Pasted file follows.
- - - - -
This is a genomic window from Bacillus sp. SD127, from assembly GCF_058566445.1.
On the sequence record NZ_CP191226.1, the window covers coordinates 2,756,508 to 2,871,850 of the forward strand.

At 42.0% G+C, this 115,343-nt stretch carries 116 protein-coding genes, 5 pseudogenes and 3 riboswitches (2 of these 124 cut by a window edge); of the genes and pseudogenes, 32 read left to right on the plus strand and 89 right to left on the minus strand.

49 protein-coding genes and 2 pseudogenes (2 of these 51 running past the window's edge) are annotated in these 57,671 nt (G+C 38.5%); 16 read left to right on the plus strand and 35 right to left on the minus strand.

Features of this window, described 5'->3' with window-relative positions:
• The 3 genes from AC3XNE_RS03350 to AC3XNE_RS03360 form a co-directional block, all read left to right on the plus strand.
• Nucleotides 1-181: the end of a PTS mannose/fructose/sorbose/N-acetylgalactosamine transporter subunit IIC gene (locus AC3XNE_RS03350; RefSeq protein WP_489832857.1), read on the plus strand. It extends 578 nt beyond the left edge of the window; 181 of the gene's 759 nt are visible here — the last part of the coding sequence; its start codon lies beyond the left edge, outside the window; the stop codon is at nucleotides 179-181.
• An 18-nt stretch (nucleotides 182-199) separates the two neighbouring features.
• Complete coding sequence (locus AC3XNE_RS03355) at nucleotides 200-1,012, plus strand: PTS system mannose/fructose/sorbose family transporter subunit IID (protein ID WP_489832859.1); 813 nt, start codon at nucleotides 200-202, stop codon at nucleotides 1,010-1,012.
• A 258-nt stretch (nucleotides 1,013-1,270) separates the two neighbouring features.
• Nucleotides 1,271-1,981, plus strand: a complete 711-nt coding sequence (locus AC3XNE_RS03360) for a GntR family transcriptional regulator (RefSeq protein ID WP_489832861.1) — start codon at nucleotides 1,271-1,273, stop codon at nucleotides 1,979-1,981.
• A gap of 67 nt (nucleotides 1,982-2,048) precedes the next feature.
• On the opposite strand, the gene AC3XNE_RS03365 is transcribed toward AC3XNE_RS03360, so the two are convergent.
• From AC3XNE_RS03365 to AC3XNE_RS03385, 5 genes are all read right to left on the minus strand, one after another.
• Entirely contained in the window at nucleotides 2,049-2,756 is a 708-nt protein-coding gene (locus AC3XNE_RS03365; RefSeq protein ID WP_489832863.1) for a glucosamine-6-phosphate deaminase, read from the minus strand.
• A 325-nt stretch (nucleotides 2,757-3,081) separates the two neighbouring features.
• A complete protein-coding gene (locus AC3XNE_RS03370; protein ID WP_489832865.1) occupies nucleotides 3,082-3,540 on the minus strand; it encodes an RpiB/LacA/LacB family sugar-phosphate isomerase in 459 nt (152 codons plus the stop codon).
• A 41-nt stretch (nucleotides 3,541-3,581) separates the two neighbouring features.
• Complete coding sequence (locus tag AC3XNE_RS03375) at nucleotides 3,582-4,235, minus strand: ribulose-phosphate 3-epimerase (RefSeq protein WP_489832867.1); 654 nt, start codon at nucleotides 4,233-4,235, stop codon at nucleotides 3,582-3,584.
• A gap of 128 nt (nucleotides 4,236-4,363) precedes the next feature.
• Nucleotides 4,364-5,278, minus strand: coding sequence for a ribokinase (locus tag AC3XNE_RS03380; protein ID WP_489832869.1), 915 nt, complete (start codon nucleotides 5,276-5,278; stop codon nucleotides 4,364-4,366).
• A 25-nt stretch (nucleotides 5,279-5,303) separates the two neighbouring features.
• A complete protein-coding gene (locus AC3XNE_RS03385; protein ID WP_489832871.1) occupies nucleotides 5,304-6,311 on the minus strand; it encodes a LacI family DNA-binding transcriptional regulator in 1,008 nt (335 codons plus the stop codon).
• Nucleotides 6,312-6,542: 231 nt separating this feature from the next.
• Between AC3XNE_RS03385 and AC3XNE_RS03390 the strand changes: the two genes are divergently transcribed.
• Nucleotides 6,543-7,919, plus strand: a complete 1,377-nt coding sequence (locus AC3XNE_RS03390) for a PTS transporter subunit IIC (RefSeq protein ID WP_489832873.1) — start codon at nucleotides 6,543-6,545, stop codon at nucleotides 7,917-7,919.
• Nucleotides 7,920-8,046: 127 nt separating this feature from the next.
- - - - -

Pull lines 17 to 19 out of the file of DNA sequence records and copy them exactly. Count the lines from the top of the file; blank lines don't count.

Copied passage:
• A complete protein-coding gene (locus AC3XNE_RS03370; protein ID WP_489832865.1) occupies nucleotides 3,082-3,540 on the minus strand; it encodes an RpiB/LacA/LacB family sugar-phosphate isomerase in 459 nt (152 codons plus the stop codon).
• A 41-nt stretch (nucleotides 3,541-3,581) separates the two neighbouring features.
• Complete coding sequence (locus tag AC3XNE_RS03375) at nucleotides 3,582-4,235, minus strand: ribulose-phosphate 3-epimerase (RefSeq protein WP_489832867.1); 654 nt, start codon at nucleotides 4,233-4,235, stop codon at nucleotides 3,582-3,584.